"Is that a big issue?"

"Yeah, I'm allergic to tobacco smoke." Thankfully, Molly had blocked him from going into the room and kept him from having a severe asthma attack. The light wheeze from standing at the open door had been enough to convince him he wanted to share Gary's single room for the weekend if the lodge couldn't find him a smoke-free room.

"Ah, I see." Esther shifted her weight and glanced towards the door. "So, have you seen the course yet?"

"No, I haven't had a chance." Robbie lifted an eyebrow, knowing his proposition would make Gary mad. "You want to show it to me before I have to go down it?"

Esther smiled and held her hands out to her sides. "Whatever you want. I'm your transportation and dog-sitter for the weekend."

"In that case, you can show me around." He held out Molly's leash. "Do you want to hold Molly while I put on my coat? That way the two of you can get acquainted before the competition starts. Molly, say hi."

Esther took the leash and knelt to pet Molly. The dog sniffed her face carefully and tilted an ear towards her, then nudged her shoulder and wagged her tail. Surprise widened Esther's eyes as she looked up at Robbie. "What was that about?"

He chuckled and zipped his coat. "She decided to check you. The nudge and wagging tail are to let you know you're OK."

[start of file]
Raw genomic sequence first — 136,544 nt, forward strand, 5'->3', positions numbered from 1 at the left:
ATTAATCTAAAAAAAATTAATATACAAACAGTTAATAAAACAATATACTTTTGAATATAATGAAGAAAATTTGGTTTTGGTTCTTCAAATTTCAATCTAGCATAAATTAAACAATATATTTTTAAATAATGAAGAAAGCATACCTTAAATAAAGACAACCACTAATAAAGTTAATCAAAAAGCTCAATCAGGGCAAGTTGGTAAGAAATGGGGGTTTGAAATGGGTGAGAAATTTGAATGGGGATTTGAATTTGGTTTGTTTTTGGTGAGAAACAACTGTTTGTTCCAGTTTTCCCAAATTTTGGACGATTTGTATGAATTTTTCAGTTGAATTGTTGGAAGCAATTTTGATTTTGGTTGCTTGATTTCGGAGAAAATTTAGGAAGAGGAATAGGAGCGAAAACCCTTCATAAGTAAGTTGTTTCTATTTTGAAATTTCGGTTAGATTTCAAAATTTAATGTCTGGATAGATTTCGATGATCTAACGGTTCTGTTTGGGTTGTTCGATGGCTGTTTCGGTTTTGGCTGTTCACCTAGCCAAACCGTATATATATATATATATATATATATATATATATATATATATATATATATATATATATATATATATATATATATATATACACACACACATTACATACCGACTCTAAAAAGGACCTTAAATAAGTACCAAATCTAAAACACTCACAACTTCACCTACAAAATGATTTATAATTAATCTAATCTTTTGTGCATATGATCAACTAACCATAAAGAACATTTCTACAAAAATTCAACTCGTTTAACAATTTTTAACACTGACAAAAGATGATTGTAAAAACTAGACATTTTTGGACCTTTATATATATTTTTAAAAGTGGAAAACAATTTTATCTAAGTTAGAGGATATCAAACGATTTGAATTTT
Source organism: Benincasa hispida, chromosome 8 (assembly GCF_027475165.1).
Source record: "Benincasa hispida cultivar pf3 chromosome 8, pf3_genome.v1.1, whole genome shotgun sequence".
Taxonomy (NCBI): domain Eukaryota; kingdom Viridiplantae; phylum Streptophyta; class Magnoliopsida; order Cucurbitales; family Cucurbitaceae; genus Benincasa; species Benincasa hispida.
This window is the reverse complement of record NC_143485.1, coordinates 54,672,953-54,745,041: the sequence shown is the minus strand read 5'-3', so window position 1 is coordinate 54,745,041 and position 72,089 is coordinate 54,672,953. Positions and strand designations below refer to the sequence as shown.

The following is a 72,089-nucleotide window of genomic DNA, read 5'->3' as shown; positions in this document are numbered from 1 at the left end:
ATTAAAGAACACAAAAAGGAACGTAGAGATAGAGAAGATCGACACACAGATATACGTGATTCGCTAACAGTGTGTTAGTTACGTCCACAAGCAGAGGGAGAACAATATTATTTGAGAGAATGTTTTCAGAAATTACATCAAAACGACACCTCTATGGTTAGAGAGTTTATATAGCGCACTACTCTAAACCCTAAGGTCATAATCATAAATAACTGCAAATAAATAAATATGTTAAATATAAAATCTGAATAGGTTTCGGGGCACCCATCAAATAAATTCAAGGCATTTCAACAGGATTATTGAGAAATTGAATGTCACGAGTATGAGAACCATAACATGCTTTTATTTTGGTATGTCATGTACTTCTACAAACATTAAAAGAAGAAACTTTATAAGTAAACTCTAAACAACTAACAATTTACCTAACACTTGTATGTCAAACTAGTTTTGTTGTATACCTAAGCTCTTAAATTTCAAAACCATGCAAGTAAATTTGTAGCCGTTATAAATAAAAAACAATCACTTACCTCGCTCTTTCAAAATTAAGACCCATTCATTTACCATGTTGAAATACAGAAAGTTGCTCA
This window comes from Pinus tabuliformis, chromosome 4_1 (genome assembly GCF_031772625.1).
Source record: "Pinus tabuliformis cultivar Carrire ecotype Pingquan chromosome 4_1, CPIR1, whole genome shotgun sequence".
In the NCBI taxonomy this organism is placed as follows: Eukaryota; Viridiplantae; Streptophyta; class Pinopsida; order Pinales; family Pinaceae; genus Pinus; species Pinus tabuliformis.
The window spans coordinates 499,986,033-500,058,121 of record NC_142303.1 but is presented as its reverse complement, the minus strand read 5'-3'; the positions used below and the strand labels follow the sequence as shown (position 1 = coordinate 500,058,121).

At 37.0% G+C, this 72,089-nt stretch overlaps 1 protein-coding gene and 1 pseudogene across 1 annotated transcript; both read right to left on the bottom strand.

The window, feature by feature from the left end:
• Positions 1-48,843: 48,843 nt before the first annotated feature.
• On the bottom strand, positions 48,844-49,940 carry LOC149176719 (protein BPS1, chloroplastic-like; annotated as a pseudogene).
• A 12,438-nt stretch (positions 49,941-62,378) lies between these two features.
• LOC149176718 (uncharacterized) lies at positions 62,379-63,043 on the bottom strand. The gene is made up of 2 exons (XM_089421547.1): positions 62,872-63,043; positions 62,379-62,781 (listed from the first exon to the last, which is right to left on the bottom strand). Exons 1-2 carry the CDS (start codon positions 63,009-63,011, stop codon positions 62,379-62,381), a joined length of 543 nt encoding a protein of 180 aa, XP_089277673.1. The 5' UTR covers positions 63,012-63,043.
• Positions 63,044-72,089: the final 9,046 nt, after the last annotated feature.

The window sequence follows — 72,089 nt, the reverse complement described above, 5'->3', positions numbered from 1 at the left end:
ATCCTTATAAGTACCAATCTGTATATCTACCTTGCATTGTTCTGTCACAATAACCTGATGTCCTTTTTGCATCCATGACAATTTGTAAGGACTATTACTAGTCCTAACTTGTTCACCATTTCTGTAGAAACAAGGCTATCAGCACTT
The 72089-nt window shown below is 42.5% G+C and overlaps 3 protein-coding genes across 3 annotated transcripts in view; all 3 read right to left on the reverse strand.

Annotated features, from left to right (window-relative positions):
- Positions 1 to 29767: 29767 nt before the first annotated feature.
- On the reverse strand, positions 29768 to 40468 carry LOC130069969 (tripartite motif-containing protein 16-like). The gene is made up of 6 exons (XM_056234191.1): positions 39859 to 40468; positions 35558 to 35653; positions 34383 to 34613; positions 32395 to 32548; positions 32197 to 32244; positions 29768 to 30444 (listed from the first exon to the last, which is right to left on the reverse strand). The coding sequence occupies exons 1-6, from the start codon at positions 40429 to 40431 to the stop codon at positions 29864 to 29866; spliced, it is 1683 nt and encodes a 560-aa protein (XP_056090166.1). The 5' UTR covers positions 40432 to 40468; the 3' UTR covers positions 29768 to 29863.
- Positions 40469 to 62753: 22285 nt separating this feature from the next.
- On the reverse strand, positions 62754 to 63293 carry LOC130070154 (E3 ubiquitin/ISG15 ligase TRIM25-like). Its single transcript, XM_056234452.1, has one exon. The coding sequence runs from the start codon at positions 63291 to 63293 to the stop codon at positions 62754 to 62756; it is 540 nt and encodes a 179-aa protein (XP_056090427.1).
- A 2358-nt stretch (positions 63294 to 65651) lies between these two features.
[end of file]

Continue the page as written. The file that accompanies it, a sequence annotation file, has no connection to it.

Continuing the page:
"Well, that's good to know." She stood and scratched behind Molly's ears. "So, what is it she checked me for?"

"Asthma." Robbie pulled the face mask from his pocket, but paused before putting it on. "Didn't they tell you that's why I have Molly?"

"No, Leonard just said she's a medical alert dog." Esther studied him, and he shifted under her gaze. "You know, you are the first person I've ever heard of that needed a service dog because of asthma."

"I get that a lot." He put on the face mask, which covered the lower half of his face. He didn't mind looking like a bandit from the Old West since the mask helped warm the air he breathed. Once it was secure, he took Molly's leash. As they headed for the exit, he continued. "My asthma is pretty bad, and Molly can detect the attacks before I can. That means I have a chance to use my inhaler before it becomes impossible to breathe, which makes it take a lot less time to recover. That and her presence helps lessen the effects as well."

Esther zipped her coat as he opened the door. "How does that work?"

"She helps me stay calm." He motioned for her to pass through, and then he followed her into the snowy outdoors. "And on days like this, her warmth helps, too."

Esther opened her mouth as if about to speak, but then apparently changed her mind and closed it again.